Risk Conference 2019
The Dark Side of the Financial World
The reputation of the financial sector had a rough going the past decade. There are multiple examples that can explain why operating in the shadow, especially in the financial world, seems to be a recurring phenomenon. No matter how strict rules and regulations are, the tremendous sums of money present in the financial sector have always attracted fraudsters. Scandals and tax avoidance seem to be a frequent returning matter in the financial world. Moreover, issues such as incomplete or false Corporate Sustainability Reporting and complications of AI are arising problems in the modern era.
The Subtheme's of the Conference
Tax: An Ethical DiscussionIf you open the newspapers and follow social media, “tax avoidance” and “tax evasion” seem to have become buzzwords. In 2016, 11.5 million files, called the Panama Papers, were leaked. These documents revealed that offshore entities and shell companies are used by world leaders, business people and politicians in over 200 countries. Also multinational companies and investment funds make use of offshore entities. The OECD started an ambitious programme already in 2012 to curbe aggressive tax planning. Do these offshore entities and structures all relate to tax avoidance or tax evasion or are they also used for other reasons? Or primarily as part of clever tax planning schemes within the borders of the law? How can you define the line between these phenomena? And how does business ethics play a role for the people and companies involved and for their advisors? Our speaker will try to stimulate a discussion about these important questions based on some interesting examples.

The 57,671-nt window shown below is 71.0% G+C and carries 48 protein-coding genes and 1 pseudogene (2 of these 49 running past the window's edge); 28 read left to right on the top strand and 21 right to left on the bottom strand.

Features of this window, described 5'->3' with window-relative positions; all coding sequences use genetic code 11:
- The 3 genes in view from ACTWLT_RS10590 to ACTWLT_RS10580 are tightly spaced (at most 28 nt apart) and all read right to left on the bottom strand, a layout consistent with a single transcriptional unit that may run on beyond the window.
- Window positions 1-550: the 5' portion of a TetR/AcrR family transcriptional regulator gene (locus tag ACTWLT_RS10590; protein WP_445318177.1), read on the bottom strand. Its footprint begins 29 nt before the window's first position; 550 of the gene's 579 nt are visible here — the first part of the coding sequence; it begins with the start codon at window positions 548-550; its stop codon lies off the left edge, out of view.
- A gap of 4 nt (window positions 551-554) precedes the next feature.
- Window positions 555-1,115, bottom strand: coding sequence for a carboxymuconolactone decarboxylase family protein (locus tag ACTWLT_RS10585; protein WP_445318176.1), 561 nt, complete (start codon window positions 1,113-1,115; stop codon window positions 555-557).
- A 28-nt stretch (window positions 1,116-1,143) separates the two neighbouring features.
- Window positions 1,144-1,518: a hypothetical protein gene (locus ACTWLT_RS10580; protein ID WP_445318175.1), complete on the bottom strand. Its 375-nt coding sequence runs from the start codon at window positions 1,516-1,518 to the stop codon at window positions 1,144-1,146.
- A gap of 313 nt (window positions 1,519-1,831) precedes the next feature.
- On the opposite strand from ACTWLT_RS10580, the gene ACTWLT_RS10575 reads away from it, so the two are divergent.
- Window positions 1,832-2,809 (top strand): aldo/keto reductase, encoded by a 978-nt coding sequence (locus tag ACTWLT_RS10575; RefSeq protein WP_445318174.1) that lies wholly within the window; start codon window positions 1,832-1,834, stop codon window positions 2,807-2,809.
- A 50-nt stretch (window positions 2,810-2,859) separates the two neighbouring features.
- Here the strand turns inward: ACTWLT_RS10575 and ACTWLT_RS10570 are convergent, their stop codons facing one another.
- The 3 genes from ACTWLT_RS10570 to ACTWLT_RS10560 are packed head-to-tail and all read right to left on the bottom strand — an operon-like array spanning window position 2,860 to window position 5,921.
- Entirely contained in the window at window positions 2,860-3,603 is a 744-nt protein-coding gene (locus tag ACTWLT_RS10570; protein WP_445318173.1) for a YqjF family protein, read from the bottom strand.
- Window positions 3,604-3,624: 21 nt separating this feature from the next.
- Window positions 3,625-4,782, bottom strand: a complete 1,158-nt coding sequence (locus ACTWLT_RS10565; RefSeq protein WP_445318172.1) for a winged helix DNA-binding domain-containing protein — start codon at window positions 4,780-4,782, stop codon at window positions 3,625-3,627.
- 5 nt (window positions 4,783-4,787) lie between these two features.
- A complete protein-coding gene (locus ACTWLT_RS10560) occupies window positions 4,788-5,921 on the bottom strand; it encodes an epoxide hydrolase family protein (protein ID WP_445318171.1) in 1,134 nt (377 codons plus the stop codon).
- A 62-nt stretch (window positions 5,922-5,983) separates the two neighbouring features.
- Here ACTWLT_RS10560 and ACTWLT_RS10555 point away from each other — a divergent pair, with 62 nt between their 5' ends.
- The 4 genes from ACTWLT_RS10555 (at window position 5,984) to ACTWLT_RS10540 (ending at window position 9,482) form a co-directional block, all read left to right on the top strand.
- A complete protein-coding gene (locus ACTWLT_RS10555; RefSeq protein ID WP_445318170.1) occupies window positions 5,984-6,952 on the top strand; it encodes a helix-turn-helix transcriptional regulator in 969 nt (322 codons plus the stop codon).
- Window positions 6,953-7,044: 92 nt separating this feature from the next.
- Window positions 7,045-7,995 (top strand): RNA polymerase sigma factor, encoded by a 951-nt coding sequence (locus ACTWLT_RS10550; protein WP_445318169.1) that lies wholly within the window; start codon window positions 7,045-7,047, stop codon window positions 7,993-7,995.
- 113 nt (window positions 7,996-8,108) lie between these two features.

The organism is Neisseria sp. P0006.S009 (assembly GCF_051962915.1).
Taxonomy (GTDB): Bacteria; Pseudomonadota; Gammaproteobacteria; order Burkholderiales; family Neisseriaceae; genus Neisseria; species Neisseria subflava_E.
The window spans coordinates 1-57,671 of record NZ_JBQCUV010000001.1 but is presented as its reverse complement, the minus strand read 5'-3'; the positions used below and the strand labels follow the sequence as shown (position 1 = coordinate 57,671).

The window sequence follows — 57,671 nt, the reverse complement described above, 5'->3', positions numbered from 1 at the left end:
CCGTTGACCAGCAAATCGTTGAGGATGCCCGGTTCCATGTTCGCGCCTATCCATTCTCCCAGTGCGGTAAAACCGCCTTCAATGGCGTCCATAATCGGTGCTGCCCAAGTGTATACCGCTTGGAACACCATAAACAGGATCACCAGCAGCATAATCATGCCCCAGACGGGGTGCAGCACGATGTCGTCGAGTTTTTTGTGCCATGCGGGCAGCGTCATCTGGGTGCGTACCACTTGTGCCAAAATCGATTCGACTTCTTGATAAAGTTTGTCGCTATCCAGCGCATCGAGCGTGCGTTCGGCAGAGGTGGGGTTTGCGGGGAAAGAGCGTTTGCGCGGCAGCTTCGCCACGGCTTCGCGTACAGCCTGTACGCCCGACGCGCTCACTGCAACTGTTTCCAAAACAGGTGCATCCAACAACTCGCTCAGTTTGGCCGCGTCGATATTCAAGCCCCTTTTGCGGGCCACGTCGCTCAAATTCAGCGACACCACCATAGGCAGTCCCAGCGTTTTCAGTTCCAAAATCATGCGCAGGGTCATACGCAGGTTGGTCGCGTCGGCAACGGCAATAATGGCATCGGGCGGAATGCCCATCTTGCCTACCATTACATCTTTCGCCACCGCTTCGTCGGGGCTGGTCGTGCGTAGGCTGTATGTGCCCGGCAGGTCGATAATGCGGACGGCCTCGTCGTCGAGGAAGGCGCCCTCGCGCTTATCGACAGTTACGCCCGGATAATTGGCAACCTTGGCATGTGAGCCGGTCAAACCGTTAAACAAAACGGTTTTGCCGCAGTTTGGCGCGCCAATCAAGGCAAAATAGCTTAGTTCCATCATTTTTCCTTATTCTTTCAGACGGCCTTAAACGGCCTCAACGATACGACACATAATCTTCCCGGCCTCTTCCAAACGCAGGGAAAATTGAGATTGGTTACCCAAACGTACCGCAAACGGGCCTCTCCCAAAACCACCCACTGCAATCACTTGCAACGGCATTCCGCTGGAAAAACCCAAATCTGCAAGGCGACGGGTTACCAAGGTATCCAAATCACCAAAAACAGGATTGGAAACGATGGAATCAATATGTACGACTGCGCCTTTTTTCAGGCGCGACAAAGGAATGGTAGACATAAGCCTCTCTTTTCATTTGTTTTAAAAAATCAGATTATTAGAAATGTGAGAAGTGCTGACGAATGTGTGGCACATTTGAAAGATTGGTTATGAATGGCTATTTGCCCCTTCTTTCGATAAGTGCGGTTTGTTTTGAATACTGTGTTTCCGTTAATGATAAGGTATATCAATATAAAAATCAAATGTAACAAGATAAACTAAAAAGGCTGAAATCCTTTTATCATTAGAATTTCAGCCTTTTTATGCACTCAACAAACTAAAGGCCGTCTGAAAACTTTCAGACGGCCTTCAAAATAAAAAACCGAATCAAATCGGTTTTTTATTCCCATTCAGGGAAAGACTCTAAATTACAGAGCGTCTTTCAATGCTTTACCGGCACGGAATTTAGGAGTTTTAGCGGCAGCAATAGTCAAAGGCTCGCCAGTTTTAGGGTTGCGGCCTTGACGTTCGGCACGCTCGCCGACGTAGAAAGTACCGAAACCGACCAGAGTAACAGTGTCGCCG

Corporate Sustainability Reporting: Fraud Between the LinesCurrently, the term Corporate Social Responsibility is having a strong hold on organisations and consumers. The concept expanded from its focus on only a few stakeholders to be more far reaching, essentially having a global scope. Most early producers of the related corporate sustainability reports published them in an effort to improve their reputation, often in the wake of public controversies. However, in recent years, Corporate Sustainability Reporting (CSR) has become more common. Unfortunately, not all firms deliver reliable sustainability reports. Instead they leave out crucial information and make false claims. Yet, what or who can be the cause of this lack of completeness and credibility in sustainability reports? Besides, who should be held responsible for the correctness of these reports?
How To Survive a Scandal? In a World Where Image MattersDespite the importance of trustworthiness, the financial world has always been known for its scandals. Recent scandals such as the Steinhoff scandal and Dieselgate only increased the prejudices about the financial world. The Enron scandal even had the Big Five shrunk to the Big Four. There are many questions that arise towards this subject. How does a scandal occur? Why do companies participate in scandalous behavior and how can they regain trust from investors and other stakeholders? Even more important, how can scandals of this size be avoided in the future?
Artificial Intelligence: What are the Complications?Artificial intelligence (AI) is evolving rapidly during the current fourth industrial revolution and society recognizes the many advantages it brings. For example, AI enhances efficiency by automating time-consuming and tedious jobs which paves the way for more interpersonal and creative aspects of work. However, in the real world, reaping the benefits from intelligent algorithms turns out to be very demanding. For instance, one of the challenges that arises is accountability: who is responsible in case something goes wrong? Nowadays, the developments of AI are running quickly; does this mean solutions to these challenges are on their way?